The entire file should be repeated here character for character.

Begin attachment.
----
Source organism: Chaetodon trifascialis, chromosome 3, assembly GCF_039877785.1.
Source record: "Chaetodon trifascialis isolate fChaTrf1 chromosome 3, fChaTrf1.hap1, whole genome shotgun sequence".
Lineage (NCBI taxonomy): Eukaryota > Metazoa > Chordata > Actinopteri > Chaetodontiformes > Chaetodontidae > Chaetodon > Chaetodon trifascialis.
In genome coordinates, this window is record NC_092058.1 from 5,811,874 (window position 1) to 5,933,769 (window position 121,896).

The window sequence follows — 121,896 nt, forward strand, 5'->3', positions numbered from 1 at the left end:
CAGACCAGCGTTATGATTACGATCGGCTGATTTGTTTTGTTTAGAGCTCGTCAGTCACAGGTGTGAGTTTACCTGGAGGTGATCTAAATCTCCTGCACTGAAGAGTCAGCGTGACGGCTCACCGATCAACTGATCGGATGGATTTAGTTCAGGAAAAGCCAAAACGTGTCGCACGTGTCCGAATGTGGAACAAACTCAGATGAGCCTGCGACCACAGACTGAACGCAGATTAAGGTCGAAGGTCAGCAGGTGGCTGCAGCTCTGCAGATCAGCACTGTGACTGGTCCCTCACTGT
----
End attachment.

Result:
Source organism: Chaetodon trifascialis, chromosome 3, assembly GCF_039877785.1.
Source record: "Chaetodon trifascialis isolate fChaTrf1 chromosome 3, fChaTrf1.hap1, whole genome shotgun sequence".
Lineage (NCBI taxonomy): Eukaryota > Metazoa > Chordata > Actinopteri > Chaetodontiformes > Chaetodontidae > Chaetodon > Chaetodon trifascialis.
In genome coordinates, this window is record NC_092058.1 from 5,811,874 (window position 1) to 5,933,769 (window position 121,896).

The window sequence follows — 121,896 nt, forward strand, 5'->3', positions numbered from 1 at the left end:
CAGACCAGCGTTATGATTACGATCGGCTGATTTGTTTTGTTTAGAGCTCGTCAGTCACAGGTGTGAGTTTACCTGGAGGTGATCTAAATCTCCTGCACTGAAGAGTCAGCGTGACGGCTCACCGATCAACTGATCGGATGGATTTAGTTCAGGAAAAGCCAAAACGTGTCGCACGTGTCCGAATGTGGAACAAACTCAGATGAGCCTGCGACCACAGACTGAACGCAGATTAAGGTCGAAGGTCAGCAGGTGGCTGCAGCTCTGCAGATCAGCACTGTGACTGGTCCCTCACTGT